Recently I heard from Ernesto Robles, a friend I had helped overcome his fear of dogs on Dog Whisperer. Now Ernesto was helping other people with their fears. Ernesto told me that he had met a 14 year old young man through his involvement with his kids’ school. This teenager was a big fan of Dog Whisperer, and had written a great essay about his pets and what they meant to him and how my work had influenced him.
What Ernesto told me next stopped my heart: the teen had been bullied non-stop since he was in elementary school, and a couple of months ago, it became too much for him, and he tried to take his own life. I spent time with him this week, and I am so grateful he didn’t succeed. He is such a smart and wonderful kid. He’s a straight-A student and he is going to bring a lot to the world if he gets the chance. And he will get the chance.
Ernesto and I spoke about our own experiences getting bullied as children and teenagers. Ernesto was beaten so badly he was hospitalized. I was bullied in Mexico because I was poor and called an el perrero — the “dirty dog boy.” They made fun of me because dogs followed me around and they thought I was dirty and had fleas and ticks. I didn’t realize until I came to America that having dogs follow me around might be a good thing.
All of us have something about us that makes us different. It might be because of the color of our skin. Because we have a different religion. Because we or our parents come from another country. Because we like boys or girls. Because we’re heavy or skinny. Because we’re short or tall. Because our hair’s a certain color. Because we’re in special classes. Because we’re poor.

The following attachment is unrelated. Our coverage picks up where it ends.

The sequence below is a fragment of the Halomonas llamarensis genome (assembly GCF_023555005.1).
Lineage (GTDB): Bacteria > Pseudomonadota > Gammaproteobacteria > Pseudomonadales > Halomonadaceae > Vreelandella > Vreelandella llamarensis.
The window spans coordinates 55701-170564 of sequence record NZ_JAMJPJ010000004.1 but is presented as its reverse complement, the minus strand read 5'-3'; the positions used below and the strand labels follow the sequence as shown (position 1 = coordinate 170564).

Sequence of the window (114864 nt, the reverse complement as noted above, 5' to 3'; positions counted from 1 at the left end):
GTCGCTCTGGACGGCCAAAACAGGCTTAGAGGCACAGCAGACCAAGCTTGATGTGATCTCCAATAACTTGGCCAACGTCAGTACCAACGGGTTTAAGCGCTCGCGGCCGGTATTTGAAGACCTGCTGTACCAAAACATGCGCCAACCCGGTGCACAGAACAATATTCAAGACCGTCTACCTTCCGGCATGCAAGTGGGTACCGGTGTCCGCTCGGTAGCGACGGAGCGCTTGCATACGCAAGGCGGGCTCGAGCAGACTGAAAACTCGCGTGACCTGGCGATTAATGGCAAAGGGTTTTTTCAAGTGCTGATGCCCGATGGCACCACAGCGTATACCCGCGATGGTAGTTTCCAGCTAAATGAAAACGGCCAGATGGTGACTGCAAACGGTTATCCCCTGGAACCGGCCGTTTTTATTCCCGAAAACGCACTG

It doesn’t matter what it is, bullies will find something different about you and try to make your life hard. For me it was because I was short, poor, and had dogs following me around. But when I told my mother at the age of 13 that I wanted to be a dog trainer, she believed in me and encouraged me and didn’t let me listen to the negative things people said about me. If you aren’t lucky enough to have someone like that in your life, there are always dogs — they love and accept you no matter what. And when I came to America, I couldn’t speak a word of English, I was poor and homeless, but all of a sudden it was cool to have dogs following me. Over time, I went from being the “dirty dog boy” to the “dog whisperer.” It really does get better.
I hated seeing in the news so many stories about teen suicides, and also about bullied kids going to school and taking revenge. Don’t let anger take over you. On Dog Whisperer, I worked with a Labrador named Holly. Holly was very aggressive when she met me and bit my hand. I didn’t want her to think that she made me afraid of her, so I didn’t budge when she bit me. Even though I had to go to the emergency room later and get stitches from what she did. Now Holly’s at the Dog Psychology Center and we can play like best friends.
I wish I could tell you that bullying will change. It won’t. But you can change how you react to it. Whatever you do, don’t hurt yourself and don’t hurt other people, because that’s how it gets worse.
I want to thank Ernesto, my fellow “dog boy,” and his mother for inspiring me to make this video for the It Gets Better Project.
Let’s all work together to be kind and support each other, even if we’re different. If we do that, it really will get better.
Stay calm and assertive,
The It Gets Better Project began in response to the alarming number of suicides of teenagers, particularly LGBT teens. If you or someone you know is being bullied, or contemplating harming themselves, please seek help. There are many resources available below:
There’s also a great program in schools which I helped develop along with Yale University and North Shore Animal League — it’s called the Mutt-i-grees Curriculum and uses dogs in the classroom to help teach children compassion and empathy and has been shown to help combat bullying.
For dog training advice visit: CesarsWay.com